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What Do Your Habits Say About You?

What Do Your Habits Say About You?

Our beliefs lead to our feelings, and our feelings lead to our actions. Our actions lead to our habits, our habits lead to our lifestyles, and our lifestyles lead to our destinies. It all starts with our beliefs. Think about what you believe about yourself, the world, other people, opportunities, money, politicians, your parents, etc. When you question your beliefs, you open the door to new possibilities. You examine where you are and where you are going. If you never question or check in with your feelings and habits, you are on autopilot and you may not be going where you want to go.

When you are run by habits, you no longer control your trajectory. Your habits do. When I first heard the saying that you create your habits and then your habits create you, I didn’t know what it meant. After I pondered it and rolled it around in my consciousness, I understood. If I do something for a while, then I no longer think about it. I just continue doing it. For example, most of us are in the habit of brushing our teeth every day, twice a day. We reap the rewards of no cavities. If we forget to brush once in a while, we might need some fillings, depending on our teeth and whether we had fluoride growing up. However, if you don’t brush your teeth, you will have cavities and crowns, and maybe even need false teeth. Brushing your teeth is a little thing, or so it seems, but this habit affects your health. You don’t get cavities overnight. You don’t have pain the first time you skip brushing your teeth. You can go for some time without even knowing there’s a problem. Then one day you wake up with a toothache. When you look back at your habits, you realize that you created the toothache.

It’s the same with your life. You have created where you are right now by following your habits. The question is whether your habits have gotten you what you wanted, or whether you are living with the habits that were handed down to you from your family and friends.

The following concept comes from Bob Proctor, but is in my own words and understanding.

The conscious mind is everything in our awareness: what we think about, what we observe, where we make decisions, where we do our thinking, etc. It can process about forty bits of information a second. It filters the information coming in and keeps what you believe. It can accept or reject any idea based on your belief system.

The subconscious mind is the powerhouse inside of you. It runs the body, muscle movement, breathing, digestion, homeostasis, things of that nature. It is also where your habits and emotions are. It has no filters. It accepts new information without judgment. It can process about twenty million bits of information per second. That is five hundred thousand times faster than the conscious mind. It picks up everything. Your conscious mind can’t do that.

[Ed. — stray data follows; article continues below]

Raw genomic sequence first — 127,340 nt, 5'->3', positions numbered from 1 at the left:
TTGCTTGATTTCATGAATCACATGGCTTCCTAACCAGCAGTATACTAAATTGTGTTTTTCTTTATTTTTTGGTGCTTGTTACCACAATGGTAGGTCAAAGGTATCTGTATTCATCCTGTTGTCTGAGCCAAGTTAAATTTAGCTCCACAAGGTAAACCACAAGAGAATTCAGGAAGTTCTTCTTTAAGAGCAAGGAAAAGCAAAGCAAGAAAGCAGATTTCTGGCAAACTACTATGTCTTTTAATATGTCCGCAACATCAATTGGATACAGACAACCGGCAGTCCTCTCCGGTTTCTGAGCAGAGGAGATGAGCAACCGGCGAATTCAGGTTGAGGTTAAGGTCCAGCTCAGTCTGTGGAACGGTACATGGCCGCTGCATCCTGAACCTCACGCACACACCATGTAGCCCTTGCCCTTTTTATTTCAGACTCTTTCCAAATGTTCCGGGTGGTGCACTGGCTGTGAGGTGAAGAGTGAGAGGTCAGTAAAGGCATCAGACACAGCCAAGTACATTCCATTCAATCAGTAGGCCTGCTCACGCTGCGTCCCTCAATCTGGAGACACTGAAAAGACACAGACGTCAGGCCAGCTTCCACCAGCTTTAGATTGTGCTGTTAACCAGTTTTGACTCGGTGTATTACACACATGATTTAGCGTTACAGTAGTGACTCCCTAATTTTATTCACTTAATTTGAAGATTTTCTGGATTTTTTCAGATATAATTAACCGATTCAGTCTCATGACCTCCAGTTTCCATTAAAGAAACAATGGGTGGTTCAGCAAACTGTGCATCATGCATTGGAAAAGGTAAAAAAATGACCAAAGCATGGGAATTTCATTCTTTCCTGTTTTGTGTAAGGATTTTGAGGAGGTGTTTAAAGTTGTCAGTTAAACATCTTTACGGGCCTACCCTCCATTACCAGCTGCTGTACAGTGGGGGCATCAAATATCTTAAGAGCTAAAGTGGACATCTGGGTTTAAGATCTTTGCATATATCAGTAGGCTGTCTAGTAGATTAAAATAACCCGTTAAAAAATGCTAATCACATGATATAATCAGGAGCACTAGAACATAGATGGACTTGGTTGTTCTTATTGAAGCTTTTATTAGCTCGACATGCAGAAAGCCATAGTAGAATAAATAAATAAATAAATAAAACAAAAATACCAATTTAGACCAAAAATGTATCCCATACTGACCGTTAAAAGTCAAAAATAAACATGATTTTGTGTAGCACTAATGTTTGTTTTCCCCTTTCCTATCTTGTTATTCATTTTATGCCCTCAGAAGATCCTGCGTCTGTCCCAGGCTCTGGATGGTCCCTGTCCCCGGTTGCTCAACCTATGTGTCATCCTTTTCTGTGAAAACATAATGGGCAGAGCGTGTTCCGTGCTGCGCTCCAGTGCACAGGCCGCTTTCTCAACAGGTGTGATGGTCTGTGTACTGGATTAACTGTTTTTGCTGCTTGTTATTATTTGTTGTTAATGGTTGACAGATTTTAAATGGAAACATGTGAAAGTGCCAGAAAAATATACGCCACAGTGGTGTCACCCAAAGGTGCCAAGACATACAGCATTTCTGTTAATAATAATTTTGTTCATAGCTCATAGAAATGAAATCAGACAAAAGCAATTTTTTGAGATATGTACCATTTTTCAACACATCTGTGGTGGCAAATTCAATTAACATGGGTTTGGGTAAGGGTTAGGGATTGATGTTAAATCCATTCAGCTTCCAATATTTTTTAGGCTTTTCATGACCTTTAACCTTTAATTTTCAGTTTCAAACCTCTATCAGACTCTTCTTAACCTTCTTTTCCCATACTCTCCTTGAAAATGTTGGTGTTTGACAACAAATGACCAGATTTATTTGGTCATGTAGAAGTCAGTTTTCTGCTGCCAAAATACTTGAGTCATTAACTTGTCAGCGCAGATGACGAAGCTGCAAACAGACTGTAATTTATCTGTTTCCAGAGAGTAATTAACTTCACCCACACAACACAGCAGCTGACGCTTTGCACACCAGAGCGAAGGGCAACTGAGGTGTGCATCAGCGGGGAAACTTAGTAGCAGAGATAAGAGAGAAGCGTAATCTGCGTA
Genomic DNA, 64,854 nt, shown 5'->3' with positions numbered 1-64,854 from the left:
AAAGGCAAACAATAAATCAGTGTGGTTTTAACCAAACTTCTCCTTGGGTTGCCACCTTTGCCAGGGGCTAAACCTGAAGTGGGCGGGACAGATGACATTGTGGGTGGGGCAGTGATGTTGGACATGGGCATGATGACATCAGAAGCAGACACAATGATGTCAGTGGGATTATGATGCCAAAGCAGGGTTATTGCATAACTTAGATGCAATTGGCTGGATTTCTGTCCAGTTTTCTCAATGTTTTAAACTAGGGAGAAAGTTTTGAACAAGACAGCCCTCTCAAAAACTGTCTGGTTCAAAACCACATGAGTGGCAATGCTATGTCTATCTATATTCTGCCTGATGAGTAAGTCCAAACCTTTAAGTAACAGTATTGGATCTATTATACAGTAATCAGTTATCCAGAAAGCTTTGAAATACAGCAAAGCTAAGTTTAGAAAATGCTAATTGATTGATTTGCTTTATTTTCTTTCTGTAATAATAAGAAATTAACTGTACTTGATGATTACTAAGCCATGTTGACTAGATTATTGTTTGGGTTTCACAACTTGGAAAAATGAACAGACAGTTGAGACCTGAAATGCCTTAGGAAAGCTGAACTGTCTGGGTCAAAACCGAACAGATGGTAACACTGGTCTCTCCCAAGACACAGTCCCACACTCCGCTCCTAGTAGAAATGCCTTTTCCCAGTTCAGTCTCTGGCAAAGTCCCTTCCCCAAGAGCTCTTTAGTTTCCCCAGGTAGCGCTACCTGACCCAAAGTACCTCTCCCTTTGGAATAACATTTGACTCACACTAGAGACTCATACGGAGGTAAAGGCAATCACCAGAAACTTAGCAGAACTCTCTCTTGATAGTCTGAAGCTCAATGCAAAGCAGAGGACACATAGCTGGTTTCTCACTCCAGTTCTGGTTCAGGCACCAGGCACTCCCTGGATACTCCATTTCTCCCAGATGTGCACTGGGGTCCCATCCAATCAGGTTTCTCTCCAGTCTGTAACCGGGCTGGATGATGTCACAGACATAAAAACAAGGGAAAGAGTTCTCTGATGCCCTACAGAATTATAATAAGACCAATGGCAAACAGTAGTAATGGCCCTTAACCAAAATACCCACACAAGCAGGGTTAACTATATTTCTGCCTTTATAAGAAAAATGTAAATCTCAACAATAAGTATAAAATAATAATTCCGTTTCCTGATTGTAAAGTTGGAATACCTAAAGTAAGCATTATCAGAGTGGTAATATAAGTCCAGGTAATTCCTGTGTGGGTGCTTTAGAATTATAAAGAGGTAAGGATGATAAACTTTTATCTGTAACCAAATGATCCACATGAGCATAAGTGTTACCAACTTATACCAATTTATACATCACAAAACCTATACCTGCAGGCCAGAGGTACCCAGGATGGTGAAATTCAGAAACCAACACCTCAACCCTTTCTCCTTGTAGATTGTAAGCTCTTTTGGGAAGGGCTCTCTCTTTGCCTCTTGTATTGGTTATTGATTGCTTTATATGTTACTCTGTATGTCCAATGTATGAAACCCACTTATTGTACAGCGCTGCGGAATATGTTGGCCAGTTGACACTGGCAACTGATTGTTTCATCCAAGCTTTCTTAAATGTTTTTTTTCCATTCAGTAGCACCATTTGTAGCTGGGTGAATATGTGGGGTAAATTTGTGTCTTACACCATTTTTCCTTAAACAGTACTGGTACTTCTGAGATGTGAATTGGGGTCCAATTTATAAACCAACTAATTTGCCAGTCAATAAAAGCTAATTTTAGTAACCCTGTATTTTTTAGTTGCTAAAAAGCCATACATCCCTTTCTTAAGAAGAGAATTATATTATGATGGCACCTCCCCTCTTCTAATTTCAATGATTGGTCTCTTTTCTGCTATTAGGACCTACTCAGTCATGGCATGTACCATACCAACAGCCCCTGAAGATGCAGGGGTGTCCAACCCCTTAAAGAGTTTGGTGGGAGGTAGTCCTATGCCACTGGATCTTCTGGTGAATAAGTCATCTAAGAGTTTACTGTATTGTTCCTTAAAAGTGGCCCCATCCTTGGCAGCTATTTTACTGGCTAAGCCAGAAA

Let’s look at an example. You were talking to someone and got a funny feeling. You liked what the person was saying, but something didn’t jive. That was your subconscious mind telling you that the person’s body language and tonality didn’t match the words. Because the subconscious mind can process information so much faster than the conscious mind, it picks up the incongruities. The conscious mind makes the decisions, but the subconscious mind runs your life.

We all have habits that put us on autopilot. Take a moment and think about yours. Do you have good habits and bad ones? What about those habits that are unproductive? What habits should you break? When I took the time to think about this, I realized there were habits that had to go and ones that had to be made. How about you? Choose a new belief and take action.

I was able to tame my fear of heights by learning how to rock climb. (I had a habit of not getting more than two feet off the ground.) I was attending the University of Utah in the fall of 1987. I remember fraternity week like it was yesterday. On my way to class, I walked past the library and did a double take. There was a group of people repelling down the side of the building. It looked scary and exciting all at the same time. Did I mention I tend to be an adrenalin junky? I went over and asked if I could try it. They got me in the harness and explained the voice signals and hand placement. It wasn’t very long repel but I was hooked. I spent four years in the Army and loved the physical and mental challenges. If I hadn’t of taken a chance, I never would have known.

You need to step outside your comfort zone and make some changes from time to time. It may be an entirely new path in your life that you might have missed otherwise.


Jeanie Cisco-Meth was born Avis Marjean Cisco in Twin Falls, Idaho. She was then raised on a dairy farm in Morton, Washington, where she spent her time riding horses, feeding calves, milking cows, and learning the importance of responsibility and hard work. After graduating from the University of Utah, Cisco-Meth went on to teach at-risk high school students for sixteen years. She also spent a year teaching at a private school. She regularly gives seminars and training on the subject of bullying and wrote the book Bully Proofing You to help parents, teachers, and students deal with this difficult problem.

You may also contact Jeanie at Leadership Speakers Bureau to schedule her for speaking or leadership engagements.


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